In celebration of World Lemur Day – an event created to raise awareness of these incredibly valuable Madagascan primates as they are in their natural habitats – we’ve put together five of our favourite species of lemur… not an easy task when there’s more than 111 known species of lemur on the planet!Continue reading “World Lemur Day: Five Spectacular Species”
As the morning’s take longer to lighten and the evenings draw to a close just as fast, it’s important to know what you’re looking for with the few daylight hours we have at this time of year.
Join me as we take a look at five winged animals you can spot in the UK this month:Continue reading “Winged wonders to spot this September”
To mark yesterday’s World Photography Day – a global celebration of the craft, art, science and history of photography – here are five top tips to keep in mind when you’re next snapping away out in the wild.Continue reading “World Photography Day: five top tips for wildlife photography”
With just a matter of days left of Tokyo 2020, let’s take a look at some of the athletes found in the animals kingdom. From the fastest flyers to the deepest divers, can you guess which creatures come out on top to take the gold medal?Continue reading “Animal Olympics: who takes the gold?”
Happy 95th Birthday,
Sir David Attenborough
Tomorrow, 8 May, is Sir David Attenborough’s 95th birthday and, to celebrate the special occasion, I have put together ten fascinating facts about this incredible individual who has managed to reach and inspire hundreds of thousands of people across the world during his time on Earth.Continue reading “Sir David Attenborough: celebrating 95 years on Earth”
Earlier this month, it was revealed that the use of a pesticide, which had been banned for outdoor use in the EU and the UK since 2018, has been authorised for emergency use in England.
The pesticide, which contains a chemical called thiamethoxam, was banned because it can kill bees. However, it has been permitted for emergency use because of a virus threatening the production of sugar.Continue reading “UK approves EU-banned pesticide, which can be fatal for bees”
Every year on the 8 March, females are celebrated for their brilliance and amazing achievements, and the issue of inequality and bias is brought to the forefront.
This International Women’s Day I want to raise awareness of the strong, powerful and overall amazing females of the animal kingdom.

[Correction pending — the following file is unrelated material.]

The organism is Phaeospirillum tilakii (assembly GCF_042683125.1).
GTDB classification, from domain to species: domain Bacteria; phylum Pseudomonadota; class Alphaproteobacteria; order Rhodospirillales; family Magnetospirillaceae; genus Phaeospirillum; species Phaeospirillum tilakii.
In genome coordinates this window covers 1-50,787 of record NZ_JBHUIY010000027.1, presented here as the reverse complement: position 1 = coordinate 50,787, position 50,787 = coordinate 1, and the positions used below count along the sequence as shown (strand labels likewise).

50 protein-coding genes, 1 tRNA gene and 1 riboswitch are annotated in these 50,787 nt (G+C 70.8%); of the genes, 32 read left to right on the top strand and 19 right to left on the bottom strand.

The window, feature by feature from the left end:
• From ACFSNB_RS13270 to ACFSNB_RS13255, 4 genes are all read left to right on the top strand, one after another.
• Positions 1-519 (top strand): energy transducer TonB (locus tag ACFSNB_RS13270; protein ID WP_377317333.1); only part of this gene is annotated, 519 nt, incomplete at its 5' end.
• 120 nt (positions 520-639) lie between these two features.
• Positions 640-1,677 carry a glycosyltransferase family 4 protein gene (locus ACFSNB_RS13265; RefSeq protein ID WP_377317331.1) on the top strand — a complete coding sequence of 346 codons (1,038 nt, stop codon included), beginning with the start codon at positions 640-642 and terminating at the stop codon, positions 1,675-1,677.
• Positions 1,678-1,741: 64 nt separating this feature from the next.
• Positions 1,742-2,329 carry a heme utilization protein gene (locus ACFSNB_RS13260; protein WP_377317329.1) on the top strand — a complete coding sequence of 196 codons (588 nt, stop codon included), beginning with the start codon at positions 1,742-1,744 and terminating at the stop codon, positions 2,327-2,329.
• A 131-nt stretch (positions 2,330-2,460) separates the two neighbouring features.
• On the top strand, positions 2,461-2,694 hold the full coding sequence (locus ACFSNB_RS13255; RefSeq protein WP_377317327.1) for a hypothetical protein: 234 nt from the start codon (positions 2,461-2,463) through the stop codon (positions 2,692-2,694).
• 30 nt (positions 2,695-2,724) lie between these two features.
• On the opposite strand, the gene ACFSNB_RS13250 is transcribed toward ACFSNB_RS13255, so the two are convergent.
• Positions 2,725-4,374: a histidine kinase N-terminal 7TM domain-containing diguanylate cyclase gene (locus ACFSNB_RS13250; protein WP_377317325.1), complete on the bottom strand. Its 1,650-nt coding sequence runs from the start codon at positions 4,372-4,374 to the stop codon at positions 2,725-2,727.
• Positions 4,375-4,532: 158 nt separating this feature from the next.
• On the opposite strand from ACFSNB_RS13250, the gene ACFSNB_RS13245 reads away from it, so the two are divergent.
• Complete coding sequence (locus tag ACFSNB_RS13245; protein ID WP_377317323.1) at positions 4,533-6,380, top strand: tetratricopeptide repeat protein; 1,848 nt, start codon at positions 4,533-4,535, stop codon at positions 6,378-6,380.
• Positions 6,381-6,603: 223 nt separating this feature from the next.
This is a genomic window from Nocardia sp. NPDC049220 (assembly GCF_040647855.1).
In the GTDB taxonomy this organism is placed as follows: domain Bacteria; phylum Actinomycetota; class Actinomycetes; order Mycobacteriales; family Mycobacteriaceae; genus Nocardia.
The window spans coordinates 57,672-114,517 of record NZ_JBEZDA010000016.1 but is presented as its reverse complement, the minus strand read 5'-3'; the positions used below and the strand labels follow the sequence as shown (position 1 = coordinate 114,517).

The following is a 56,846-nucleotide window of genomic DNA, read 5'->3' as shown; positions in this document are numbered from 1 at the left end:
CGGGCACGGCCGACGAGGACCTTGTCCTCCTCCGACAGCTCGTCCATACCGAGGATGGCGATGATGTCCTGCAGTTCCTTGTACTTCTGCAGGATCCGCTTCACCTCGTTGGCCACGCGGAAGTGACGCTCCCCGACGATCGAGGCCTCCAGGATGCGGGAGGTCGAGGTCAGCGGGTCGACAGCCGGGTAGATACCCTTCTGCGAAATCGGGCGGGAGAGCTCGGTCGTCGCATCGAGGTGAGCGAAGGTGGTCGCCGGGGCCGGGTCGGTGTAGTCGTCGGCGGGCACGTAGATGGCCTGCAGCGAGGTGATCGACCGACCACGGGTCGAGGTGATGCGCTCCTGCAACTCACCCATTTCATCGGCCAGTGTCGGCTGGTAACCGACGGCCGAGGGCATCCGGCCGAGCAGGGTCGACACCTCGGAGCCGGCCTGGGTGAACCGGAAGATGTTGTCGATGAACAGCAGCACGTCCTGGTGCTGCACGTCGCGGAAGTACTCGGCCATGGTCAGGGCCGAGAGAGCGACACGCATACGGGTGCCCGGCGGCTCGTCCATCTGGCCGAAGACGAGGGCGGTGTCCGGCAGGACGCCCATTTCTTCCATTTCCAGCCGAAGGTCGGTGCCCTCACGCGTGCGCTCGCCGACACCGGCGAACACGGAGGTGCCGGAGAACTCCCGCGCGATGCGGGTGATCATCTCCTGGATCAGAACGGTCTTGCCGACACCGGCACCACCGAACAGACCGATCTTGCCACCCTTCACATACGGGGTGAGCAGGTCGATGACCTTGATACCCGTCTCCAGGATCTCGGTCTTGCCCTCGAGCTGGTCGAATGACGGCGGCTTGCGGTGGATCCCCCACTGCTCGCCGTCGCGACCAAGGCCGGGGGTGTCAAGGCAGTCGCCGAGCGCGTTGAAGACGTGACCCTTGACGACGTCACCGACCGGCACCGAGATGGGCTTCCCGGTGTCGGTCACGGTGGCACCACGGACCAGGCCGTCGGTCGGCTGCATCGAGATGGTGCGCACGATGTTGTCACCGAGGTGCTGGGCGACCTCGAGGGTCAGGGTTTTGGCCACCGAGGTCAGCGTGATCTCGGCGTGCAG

Despite being better known as the ‘King of the Jungle’, it’s actually the female African lions who lead the prides. They spend their whole lives in the area they were born in giving them the advantage of knowing where all the best hunting grounds and watering holes are. They are also pretty good at defending their cubs against aggressive adult males (who commonly seek to kill cubs belonging to other males to ensure the survival of their own offspring), hunting and protecting their territory.
Since 2013, the 3 March has been recognised as UN World Wildlife Day – a day in which the world’s wild animals and plants are celebrated with the aim of raising awareness of their existence, the benefits of conservation efforts and, quite often, the risks these animals are facing.
Last week, video footage emerged of a local rugby team playing tug of war with a lion at Dartmoor Zoo in Devon, UK.
Marketed as “human vs beast”, visitors as young as eight-years-old are given the opportunity to pull a rope running underneath a gate into the enclosure of a big cat, which has a chunk of meat attached to the other end, enticing the animal to bite and pull back. The ‘experience’ costs £15 per person although it is not advertised on the zoo’s website raising animal welfare concerns. Continue reading “Zoo offers tug of war with a lion”
This week four endangered northern bald ibis, who were bred at ZSL London Zoo, were safely transported to Spain. This is where they will soon be released as part of a special conservation project, which is helping reintroduce these unique looking birds to Europe.
The quartet – who were lovingly nicknamed Iris, Indigo, Igor and Ivan by the zoo’s keepers – hatched last year. On 20 February, they travelled to Southern Spain’s Jerez Zoo where they will learn how to be wild before being released in Andalucia.
The species vanished from Europe almost 300 years ago. It’s now believed that there are just 600 northern bald ibis left in the world, reduced to one small part of Morocco (and two breeding pairs in Syria) where they are threatened by habitat loss, hunters and pesticides.
“We’re really hopeful that they’ll go on to breed in the wild – ultimately securing the future of the species” said Paul Atkin, ZSL London Zoo’s bird keeper.
To find out more about the northern bald ibis, head to birdlife.org